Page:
Thanks for your fast reply! Just another question to clarify, why not the other way round?
    1 - (512*1024^3) / (500*1000^3) = 9.95%?
    Reply
  • Kristian Vättö - Sunday, April 12, 2015 - link

    That returns a negative number (-9.95%) because (512*1024^3) > (500*1000^3).

    (512*1024^3) = raw NAND capacity in bytes, i.e. 512GiB (GiB = 1024^3)

    (500*1000^3) = user capacity in bytes, i.e. 500GB = 465.76GiB (GB = 1000^3)
    Reply
  • jaegerschnitzel - Sunday, April 12, 2015 - link

    That was my fault. But this should be right: (512*1024^3) / (500*1000^3) - 1 = 9.95%.

    I think you misunderstood my second question. Sorry for that, obviously my English is too bad ;-)
    Another try. Your percentage is relative to the real physical capacity (9.1%). Why do you not refer the percentage to the end user capacity (9.9%)?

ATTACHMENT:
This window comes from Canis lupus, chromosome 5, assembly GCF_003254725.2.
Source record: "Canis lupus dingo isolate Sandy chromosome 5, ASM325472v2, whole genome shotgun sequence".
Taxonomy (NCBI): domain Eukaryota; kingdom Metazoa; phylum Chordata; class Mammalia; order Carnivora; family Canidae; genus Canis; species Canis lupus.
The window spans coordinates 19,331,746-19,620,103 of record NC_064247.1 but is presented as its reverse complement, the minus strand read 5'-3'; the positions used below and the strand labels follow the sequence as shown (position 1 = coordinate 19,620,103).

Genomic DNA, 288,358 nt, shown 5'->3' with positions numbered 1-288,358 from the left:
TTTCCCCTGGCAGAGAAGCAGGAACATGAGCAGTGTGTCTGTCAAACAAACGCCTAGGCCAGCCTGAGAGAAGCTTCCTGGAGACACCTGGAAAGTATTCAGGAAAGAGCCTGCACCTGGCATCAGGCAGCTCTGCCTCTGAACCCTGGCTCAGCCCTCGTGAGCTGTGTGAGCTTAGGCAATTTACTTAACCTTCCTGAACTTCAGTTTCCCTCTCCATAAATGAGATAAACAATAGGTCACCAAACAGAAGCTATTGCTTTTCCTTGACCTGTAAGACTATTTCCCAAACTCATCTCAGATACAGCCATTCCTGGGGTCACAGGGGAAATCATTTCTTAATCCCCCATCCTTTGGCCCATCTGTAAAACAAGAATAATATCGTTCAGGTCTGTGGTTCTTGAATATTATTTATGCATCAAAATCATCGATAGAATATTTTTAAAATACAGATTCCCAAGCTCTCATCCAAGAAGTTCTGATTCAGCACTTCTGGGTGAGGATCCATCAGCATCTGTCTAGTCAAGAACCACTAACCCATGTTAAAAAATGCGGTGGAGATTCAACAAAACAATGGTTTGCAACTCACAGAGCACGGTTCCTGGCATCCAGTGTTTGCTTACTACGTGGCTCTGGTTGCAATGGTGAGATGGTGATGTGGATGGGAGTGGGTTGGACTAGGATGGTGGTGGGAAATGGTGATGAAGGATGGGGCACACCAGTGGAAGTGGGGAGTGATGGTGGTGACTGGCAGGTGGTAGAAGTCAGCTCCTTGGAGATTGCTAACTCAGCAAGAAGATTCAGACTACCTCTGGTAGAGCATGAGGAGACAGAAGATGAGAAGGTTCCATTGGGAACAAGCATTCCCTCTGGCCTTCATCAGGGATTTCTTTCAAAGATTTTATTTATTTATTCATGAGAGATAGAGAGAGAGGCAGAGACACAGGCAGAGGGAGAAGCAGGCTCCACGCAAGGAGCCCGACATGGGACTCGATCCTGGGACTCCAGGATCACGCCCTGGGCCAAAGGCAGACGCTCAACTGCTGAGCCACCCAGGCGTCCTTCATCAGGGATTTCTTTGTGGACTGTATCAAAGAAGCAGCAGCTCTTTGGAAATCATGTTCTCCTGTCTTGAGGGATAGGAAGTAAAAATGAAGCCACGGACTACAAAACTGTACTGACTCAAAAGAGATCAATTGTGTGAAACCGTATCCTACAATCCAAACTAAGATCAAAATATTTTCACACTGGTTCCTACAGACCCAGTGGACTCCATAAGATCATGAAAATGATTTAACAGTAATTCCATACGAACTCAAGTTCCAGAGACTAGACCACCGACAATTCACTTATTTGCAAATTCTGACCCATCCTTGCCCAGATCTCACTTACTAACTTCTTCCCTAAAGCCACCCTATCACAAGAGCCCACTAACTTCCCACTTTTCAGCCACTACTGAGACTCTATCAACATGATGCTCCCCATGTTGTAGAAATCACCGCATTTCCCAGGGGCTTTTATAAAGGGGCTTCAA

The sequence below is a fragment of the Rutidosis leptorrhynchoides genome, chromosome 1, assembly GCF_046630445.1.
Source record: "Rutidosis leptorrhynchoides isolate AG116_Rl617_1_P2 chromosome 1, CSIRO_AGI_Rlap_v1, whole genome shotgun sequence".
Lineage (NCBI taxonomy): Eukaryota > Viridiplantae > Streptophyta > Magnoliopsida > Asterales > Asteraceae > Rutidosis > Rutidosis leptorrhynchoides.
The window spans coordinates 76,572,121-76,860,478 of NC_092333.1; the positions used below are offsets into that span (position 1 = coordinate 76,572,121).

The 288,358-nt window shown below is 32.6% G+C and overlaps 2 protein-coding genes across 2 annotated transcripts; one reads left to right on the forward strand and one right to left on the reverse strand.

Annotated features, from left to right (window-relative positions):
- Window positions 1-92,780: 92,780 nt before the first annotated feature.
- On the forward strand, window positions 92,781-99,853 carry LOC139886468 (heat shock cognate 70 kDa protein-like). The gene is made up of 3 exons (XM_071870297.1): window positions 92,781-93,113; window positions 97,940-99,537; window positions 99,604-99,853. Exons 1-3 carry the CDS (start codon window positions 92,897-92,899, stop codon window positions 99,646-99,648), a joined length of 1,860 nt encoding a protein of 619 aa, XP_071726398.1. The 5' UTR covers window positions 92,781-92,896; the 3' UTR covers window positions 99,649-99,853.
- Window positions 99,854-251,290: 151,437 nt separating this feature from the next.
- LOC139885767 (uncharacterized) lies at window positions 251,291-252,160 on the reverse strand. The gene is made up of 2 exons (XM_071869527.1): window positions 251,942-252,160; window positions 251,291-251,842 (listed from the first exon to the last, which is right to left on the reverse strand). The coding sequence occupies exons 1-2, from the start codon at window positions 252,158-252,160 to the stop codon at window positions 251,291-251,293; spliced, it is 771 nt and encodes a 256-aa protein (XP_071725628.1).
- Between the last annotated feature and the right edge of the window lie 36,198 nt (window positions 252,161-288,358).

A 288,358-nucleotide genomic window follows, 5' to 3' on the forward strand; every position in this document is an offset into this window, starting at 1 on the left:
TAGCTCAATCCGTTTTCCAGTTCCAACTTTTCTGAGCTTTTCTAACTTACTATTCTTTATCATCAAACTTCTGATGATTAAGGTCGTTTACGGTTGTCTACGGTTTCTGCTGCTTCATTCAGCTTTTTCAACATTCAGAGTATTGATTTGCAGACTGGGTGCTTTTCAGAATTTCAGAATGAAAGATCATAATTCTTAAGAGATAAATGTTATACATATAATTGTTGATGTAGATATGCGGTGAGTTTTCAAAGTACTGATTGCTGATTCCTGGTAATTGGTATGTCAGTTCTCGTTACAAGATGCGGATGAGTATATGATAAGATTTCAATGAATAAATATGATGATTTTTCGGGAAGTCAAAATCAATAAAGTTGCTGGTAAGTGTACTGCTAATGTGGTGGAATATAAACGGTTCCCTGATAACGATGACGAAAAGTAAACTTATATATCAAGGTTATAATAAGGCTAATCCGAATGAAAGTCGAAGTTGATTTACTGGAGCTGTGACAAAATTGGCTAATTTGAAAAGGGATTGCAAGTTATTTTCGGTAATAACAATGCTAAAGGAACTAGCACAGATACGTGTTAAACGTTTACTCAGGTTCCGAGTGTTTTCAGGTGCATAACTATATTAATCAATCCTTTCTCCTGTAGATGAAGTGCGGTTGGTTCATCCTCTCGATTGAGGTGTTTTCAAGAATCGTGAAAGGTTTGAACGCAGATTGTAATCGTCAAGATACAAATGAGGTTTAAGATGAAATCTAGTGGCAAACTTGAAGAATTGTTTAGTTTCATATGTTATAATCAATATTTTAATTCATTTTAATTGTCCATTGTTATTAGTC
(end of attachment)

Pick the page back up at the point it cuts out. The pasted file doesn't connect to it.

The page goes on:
Reply
  • Squuiid - Sunday, April 12, 2015 - link

    Given the problems I and many, many others have had with Crucial's MX100, I would not recommend anyone buy a Crucial SSD. Their firmware dev team are incompetent, no two ways about it. There have been serious power management problems with all of Crucial's SSD's since their C300 released years ago.
    http://forum.crucial.com/t5/Crucial-SSDs/Feedback-...
    Reply
  • leexgx - Sunday, April 12, 2015 - link

    the current SSDs are not even related to the C300 (witch i agree was not a great SSD as latency was not very good on that drive under some loads it was slow) Reply